Additional aspects of the invention will be set forth in part in the description which follows, and in part will be obvious from the description, or may be learned by practice of the invention. The aspects of the invention will be realized and attained by means of the elements and combinations particularly pointed out in the appended claims. It is to be understood that both the foregoing general description and the following detailed description are exemplary and explanatory only and are not restrictive of the invention, as claimed.
The accompanying drawings, which are incorporated in and constitute part of the specification, illustrate embodiments of the invention and together with the description, serve to explain the principles of the invention. The embodiments illustrated herein are presently preferred, it being understood, however, that the invention is not limited to the precise arrangements and instrumentalities shown, wherein:
The present invention provides a control application and a database of media files, wherein each media file is provided with a tag corresponding to the play or run length of the media file. The control application can select and play one or more media files, in whole or in part, in response to defined parameters.
The invention can be used as part of an Interactive Voice Response communications system. In an exemplary telephony application, callers are placed into a queue or “on-hold” upon connection and an expected waiting time is determined for the caller. The control application then selects one or more media files from the database to play or execute, wherein the media file(s) has a play or run length the same or slightly less than the expected waiting time.
If more than one media file is selected to provide a “playlist,” the control application can query the system to revalidate the expected waiting time while a media selection plays and before the next one on the list starts. If the expected waiting time has changed, the control application can select a different media file that corresponds to the recalculated expected waiting time. When the system is ready to transfer or connect the call, the control application will cause play or execution of the media file to be altered, such as by fading or decreasing volume, to signal the caller that the waiting period has ended.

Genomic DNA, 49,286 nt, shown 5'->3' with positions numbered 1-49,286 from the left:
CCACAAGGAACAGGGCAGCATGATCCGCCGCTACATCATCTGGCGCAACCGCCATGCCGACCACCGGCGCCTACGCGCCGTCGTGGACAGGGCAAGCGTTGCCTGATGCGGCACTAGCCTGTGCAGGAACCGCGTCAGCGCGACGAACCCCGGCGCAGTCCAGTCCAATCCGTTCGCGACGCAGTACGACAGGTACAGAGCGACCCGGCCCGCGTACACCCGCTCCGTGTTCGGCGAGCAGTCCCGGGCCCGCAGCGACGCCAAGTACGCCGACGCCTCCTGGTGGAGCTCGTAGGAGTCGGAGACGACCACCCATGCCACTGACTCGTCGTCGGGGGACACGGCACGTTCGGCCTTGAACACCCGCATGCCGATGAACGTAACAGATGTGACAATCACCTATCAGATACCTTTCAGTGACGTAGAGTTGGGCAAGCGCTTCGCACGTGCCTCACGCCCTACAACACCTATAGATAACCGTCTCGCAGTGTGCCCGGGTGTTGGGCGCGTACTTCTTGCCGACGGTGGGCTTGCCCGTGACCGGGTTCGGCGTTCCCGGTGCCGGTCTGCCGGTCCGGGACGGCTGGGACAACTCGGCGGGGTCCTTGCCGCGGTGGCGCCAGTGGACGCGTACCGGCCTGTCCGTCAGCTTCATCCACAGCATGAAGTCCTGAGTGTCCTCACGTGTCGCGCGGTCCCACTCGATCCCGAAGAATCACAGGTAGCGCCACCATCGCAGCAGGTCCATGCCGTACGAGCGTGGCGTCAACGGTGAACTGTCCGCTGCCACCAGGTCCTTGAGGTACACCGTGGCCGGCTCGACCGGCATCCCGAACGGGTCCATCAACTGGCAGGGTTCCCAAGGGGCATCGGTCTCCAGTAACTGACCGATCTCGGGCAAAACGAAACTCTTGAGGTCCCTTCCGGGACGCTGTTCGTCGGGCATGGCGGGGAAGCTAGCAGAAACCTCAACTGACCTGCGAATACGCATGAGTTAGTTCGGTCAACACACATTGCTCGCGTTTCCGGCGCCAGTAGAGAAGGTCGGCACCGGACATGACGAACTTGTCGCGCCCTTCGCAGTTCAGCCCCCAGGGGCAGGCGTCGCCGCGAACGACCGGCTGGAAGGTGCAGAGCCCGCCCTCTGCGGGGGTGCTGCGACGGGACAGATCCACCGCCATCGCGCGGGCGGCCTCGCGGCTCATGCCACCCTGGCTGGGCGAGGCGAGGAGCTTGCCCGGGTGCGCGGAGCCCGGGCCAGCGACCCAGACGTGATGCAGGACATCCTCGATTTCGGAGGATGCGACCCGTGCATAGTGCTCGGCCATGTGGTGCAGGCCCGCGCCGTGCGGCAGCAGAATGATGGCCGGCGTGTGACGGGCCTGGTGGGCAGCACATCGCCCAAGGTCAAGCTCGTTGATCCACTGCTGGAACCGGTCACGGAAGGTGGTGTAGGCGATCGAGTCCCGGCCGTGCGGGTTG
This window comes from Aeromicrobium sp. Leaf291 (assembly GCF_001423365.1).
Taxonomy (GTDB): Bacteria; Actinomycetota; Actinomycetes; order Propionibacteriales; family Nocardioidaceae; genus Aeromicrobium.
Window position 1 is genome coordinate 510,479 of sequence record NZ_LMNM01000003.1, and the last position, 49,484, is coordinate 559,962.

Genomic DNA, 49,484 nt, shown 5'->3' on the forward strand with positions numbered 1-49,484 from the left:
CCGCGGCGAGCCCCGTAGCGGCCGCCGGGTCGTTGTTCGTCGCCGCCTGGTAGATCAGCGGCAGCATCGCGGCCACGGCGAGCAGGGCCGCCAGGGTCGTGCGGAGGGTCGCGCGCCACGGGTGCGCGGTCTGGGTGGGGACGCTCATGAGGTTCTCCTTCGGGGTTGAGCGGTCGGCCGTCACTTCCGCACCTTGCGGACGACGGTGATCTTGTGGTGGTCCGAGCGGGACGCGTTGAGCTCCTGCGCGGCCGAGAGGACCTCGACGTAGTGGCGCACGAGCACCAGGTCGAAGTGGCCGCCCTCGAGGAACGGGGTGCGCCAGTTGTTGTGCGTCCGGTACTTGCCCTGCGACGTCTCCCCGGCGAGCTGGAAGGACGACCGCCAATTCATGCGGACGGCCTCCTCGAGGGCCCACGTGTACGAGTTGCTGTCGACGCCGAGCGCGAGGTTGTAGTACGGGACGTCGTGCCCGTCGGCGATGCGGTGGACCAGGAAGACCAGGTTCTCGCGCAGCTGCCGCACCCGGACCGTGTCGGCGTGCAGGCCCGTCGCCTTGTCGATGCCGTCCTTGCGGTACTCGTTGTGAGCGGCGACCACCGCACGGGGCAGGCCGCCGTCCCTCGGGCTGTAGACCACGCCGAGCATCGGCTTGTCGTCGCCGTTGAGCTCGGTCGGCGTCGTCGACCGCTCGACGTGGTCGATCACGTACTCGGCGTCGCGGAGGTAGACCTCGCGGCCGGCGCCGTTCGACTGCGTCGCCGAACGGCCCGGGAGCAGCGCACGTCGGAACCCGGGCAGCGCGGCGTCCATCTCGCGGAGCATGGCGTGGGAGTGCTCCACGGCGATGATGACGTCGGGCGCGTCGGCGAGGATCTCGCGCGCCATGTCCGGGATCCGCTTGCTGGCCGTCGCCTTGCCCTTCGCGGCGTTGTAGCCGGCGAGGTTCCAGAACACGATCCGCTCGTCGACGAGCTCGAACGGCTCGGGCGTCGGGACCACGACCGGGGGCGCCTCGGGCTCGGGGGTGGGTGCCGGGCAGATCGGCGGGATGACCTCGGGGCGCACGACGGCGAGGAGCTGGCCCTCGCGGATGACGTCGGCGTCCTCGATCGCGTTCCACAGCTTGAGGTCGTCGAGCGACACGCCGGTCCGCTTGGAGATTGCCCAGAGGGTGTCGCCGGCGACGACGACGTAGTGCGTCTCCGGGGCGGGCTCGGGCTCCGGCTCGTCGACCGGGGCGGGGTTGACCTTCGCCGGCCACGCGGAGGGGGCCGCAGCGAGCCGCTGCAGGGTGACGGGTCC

Although the database can include media files ranging from a few seconds to many minutes in length, should the waiting time be shorter than the shortest media file play time, the system can select any media file that is longer than the expected wait time and cause the audio to fade or decrease in volume shortly before the end of the waiting period over the course of about a half second to prevent an abrupt halt to the audio.
An exemplary system in accordance with the invention is illustrated in
The database 20 includes media files such as audio files in “.wav” or other formats, and executable files that can be played by a device or instruction set integral with or controlled by the control system 10. An exemplary set of files included in the database 20 is presented in tabular from in
In first example, an expected wait time of 3 minutes has been determined. The control application evaluates the database and creates one or more possible play options or playlists. One option is to play “music3.wav” having a 3-minute playtime as shown in
In a second example, an expected wait time of 8 minutes has been determined and the control application selects possible play options or playlists from the database. One option is to play “music1.wav” (5-minute playtime) followed by “music3.wav” (3-minute playtime). A second option is to play “music1.wav” (5-minute playtime) followed by “music6.wav” (2-minute playtime) followed by “music2.wav” (1-minute playtime). A third option is to play “music4.wav” (3.5-minute playtime) followed by “music5.wav” (1.5-minute playtime) followed by “music3.wav” (3-minute playtime). A fourth option is to play “music4.wav” (3.5-minute playtime) followed by “music5.wav” (1.5-minute playtime) followed by “music6.wav” (2-minute playtime) followed by “music2.wav” (1-minute playtime). If the preference is for the caller to hear the least number of selections, then the first option is selected and “music1.wav” is played to its conclusion. If, while “music1.wav” is being played, it is determine that the expected wait length has not changed, at the conclusion of “music1.wav,” “music3.wav” is played to its conclusion, immediately followed by another event, such as transfer to a customer support agent.